Taken from www.bad.org.uk


What are the aims of this leaflet?

This leaflet has been written to help you understand more about keratoacanthomas (KAs). It tells you what they are, what causes them, what can be done about them, and where you can find out more about them.

What are keratoacanthomas?

KAs are relatively common benign skin growths from the cells surrounding the hair unit that usually appear in sun exposed skin. Clinically they can’t be easily differentiated from a more serious skin cancer, a squamous cell carcinoma (SCC). KAs grow quickly over the first few weeks but do not spread to other parts of the body. If left alone, they will usually go away by themselves in 4 to 6 months.

What causes keratoacanthomas?

Their precise cause is not known. Factors that may play a part include heavy sun exposure, contact with some chemicals, smoking, infection with some strains of wart virus, a suppressed immune system, and minor injuries to the skin.

KAs are more common in fair than in dark-skinned individuals, and more so in men than in women. They are rare under the age of 20 and become more common with age.

Are keratoacanthomas hereditary?

Usually not, although multiple KAs are a part of a few rare inherited conditions.

What are the symptoms of a keratoacanthoma?

Usually there are none apart from their cosmetic appearance, as they tend to be on exposed skin.

What does a keratoacanthoma look like?

KAs occur more frequently on the face, and less often on the backs of the hands and forearms. Usually they are solitary and surrounded by normal skin.

The first sign is a small, round, skin-coloured or red bump, looking like a spot but without pus. As it grows, a KA takes on its characteristic appearance. The small bump becomes firm, raised and dome-shaped with a smooth surface and a central plug made of brown keratin (the material of which hair and the outermost layer of skin is made). If the plug comes out, a crater will remain, giving the KA the appearance of a ‘mini-volcano’. As a KA heals, it flattens, eventually leaving only a puckered scar.

KAs pass through three stages each lasting 2 to 3 months. Initially there is a rapid growth phase, followed by a static phase when it remains unchanged, and then a phase of healing.

How will a keratoacanthoma be diagnosed?

The most important condition to rule out is one type of skin cancer called a squamous cell carcinoma. For this reason, it is likely that a KA will be cut out and examined under the microscope.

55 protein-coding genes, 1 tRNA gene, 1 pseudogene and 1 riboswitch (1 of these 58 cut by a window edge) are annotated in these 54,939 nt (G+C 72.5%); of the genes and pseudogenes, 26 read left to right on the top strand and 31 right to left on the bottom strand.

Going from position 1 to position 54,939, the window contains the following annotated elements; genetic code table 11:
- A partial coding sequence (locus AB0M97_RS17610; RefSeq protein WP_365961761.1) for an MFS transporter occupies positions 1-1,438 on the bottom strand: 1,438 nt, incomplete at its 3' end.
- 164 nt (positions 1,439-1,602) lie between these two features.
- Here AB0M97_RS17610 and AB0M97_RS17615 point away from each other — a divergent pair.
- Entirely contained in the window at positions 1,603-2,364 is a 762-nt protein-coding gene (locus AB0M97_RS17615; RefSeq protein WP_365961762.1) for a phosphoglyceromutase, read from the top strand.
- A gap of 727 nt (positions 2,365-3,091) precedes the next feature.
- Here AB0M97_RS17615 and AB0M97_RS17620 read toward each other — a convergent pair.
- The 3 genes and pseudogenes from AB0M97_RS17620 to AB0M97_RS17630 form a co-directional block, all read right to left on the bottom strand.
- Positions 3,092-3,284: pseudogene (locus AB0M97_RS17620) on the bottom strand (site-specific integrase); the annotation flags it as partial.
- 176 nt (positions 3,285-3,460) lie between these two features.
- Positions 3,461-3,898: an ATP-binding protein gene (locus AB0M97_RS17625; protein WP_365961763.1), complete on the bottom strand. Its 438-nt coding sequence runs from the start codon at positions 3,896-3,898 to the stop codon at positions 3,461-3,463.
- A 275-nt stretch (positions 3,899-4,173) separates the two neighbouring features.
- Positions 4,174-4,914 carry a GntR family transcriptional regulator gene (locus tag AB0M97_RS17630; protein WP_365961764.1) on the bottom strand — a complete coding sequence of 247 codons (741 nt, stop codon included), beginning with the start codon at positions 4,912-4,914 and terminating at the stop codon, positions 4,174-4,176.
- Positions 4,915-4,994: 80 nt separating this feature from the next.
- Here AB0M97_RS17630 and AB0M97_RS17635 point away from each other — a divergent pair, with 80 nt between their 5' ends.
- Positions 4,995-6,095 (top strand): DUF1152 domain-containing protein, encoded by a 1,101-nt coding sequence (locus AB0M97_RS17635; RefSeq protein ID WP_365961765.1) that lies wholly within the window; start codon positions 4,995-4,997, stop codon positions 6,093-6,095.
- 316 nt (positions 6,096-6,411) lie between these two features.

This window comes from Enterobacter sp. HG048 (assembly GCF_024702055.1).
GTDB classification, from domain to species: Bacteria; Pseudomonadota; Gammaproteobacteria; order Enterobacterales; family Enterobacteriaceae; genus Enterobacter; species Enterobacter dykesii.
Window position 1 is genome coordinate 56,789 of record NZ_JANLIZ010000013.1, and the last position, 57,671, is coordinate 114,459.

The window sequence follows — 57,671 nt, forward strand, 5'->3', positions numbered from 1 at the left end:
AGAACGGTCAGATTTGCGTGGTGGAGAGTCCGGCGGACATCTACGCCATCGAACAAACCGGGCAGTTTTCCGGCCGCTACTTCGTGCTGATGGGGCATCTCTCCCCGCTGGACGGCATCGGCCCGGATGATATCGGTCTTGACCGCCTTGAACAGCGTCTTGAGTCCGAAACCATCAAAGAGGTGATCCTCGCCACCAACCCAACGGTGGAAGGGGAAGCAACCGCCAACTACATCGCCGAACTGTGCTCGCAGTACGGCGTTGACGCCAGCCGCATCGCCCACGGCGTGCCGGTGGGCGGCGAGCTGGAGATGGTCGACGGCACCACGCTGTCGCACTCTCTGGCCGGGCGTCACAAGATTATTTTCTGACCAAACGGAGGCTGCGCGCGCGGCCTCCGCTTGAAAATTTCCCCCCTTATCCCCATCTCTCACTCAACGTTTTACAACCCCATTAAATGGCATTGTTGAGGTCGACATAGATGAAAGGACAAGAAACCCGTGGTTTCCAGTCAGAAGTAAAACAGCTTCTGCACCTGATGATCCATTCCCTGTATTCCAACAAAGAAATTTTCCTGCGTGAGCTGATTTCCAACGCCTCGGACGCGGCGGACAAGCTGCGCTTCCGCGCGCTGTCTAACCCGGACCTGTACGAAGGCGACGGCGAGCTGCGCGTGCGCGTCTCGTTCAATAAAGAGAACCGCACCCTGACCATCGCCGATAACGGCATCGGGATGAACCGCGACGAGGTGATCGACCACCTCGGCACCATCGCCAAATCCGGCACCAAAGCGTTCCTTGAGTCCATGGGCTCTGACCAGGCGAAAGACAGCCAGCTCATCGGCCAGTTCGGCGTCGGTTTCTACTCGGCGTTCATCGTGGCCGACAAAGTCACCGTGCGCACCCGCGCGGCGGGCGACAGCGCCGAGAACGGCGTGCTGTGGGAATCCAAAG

Can a keratoacanthoma be cured?

Yes, removal leads to cure.

How can a keratoacanthoma be treated?

If left alone, KAs will eventually go away spontaneously without any treatment; however, this can take many months.

One method of removal is to scrape the KA off with a sharp, spoon-like instrument (a curette) under a local anaesthetic, and then to cauterize the raw area left behind. The specimen that has been scraped off can then be sent for microscopic examination.

If there is any concern about the diagnosis, it is best for the lesion to be cut out and the area closed with stitches; this provides a better specimen for microscopic examination.

Occasionally, small KAs can be dealt with by freezing them with liquid nitrogen.

Self care (What can I do?)

If you have had a KA, it is advisable that you examine your own skin regularly. Avoiding too much exposure to the sun is sensible. You can achieve this by covering yourself up and using sunscreen; use a high factor (minimum sun protection factor 30), broad spectrum sunscreen (blocks both types of ultraviolet radiation, UVA and UVB) on areas that you cannot cover.

Where can I get more information about keratoacanthomas?

Web links to detailed leaflets:


For details of source materials used please contact the Clinical Standards Unit (clinicalstandards@bad.org.uk).

This leaflet aims to provide accurate information about the subject and is a consensus of the views held by representatives of the British Association of Dermatologists: its contents, however, may occasionally differ from the advice given to you by your doctor.

This leaflet has been assessed for readability by the British Association of Dermatologists’ Patient Information Lay Review Panel

UPDATED MAY 2010, MAY 2013